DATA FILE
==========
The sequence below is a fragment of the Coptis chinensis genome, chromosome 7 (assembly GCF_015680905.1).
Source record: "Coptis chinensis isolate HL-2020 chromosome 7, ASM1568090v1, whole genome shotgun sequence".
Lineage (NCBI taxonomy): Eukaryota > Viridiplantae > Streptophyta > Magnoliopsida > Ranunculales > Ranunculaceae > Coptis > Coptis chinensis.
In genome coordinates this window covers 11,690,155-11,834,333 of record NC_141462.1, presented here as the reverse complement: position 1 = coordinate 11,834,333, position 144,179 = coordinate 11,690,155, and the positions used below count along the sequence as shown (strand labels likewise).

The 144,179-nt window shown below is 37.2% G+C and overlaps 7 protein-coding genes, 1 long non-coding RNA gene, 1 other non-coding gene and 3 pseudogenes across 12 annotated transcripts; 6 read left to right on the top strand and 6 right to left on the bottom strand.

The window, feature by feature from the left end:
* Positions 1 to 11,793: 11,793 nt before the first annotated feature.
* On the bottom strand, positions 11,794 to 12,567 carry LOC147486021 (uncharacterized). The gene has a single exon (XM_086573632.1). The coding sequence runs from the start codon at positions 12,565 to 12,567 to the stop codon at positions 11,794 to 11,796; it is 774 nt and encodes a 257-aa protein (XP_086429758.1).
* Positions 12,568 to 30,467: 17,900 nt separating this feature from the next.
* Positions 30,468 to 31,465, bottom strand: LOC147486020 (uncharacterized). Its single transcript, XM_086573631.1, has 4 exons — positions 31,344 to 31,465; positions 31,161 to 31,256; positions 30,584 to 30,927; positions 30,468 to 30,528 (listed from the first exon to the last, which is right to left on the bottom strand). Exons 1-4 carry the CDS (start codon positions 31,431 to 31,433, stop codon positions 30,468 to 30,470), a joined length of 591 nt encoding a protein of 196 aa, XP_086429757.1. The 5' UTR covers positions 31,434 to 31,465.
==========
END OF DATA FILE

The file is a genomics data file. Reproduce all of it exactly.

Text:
The sequence below is a fragment of the Coptis chinensis genome, chromosome 7 (assembly GCF_015680905.1).
Source record: "Coptis chinensis isolate HL-2020 chromosome 7, ASM1568090v1, whole genome shotgun sequence".
Lineage (NCBI taxonomy): Eukaryota > Viridiplantae > Streptophyta > Magnoliopsida > Ranunculales > Ranunculaceae > Coptis > Coptis chinensis.
In genome coordinates this window covers 11,690,155-11,834,333 of record NC_141462.1, presented here as the reverse complement: position 1 = coordinate 11,834,333, position 144,179 = coordinate 11,690,155, and the positions used below count along the sequence as shown (strand labels likewise).

The 144,179-nt window shown below is 37.2% G+C and overlaps 7 protein-coding genes, 1 long non-coding RNA gene, 1 other non-coding gene and 3 pseudogenes across 12 annotated transcripts; 6 read left to right on the top strand and 6 right to left on the bottom strand.

The window, feature by feature from the left end:
* Positions 1 to 11,793: 11,793 nt before the first annotated feature.
* On the bottom strand, positions 11,794 to 12,567 carry LOC147486021 (uncharacterized). The gene has a single exon (XM_086573632.1). The coding sequence runs from the start codon at positions 12,565 to 12,567 to the stop codon at positions 11,794 to 11,796; it is 774 nt and encodes a 257-aa protein (XP_086429758.1).
* Positions 12,568 to 30,467: 17,900 nt separating this feature from the next.
* Positions 30,468 to 31,465, bottom strand: LOC147486020 (uncharacterized). Its single transcript, XM_086573631.1, has 4 exons — positions 31,344 to 31,465; positions 31,161 to 31,256; positions 30,584 to 30,927; positions 30,468 to 30,528 (listed from the first exon to the last, which is right to left on the bottom strand). Exons 1-4 carry the CDS (start codon positions 31,431 to 31,433, stop codon positions 30,468 to 30,470), a joined length of 591 nt encoding a protein of 196 aa, XP_086429757.1. The 5' UTR covers positions 31,434 to 31,465.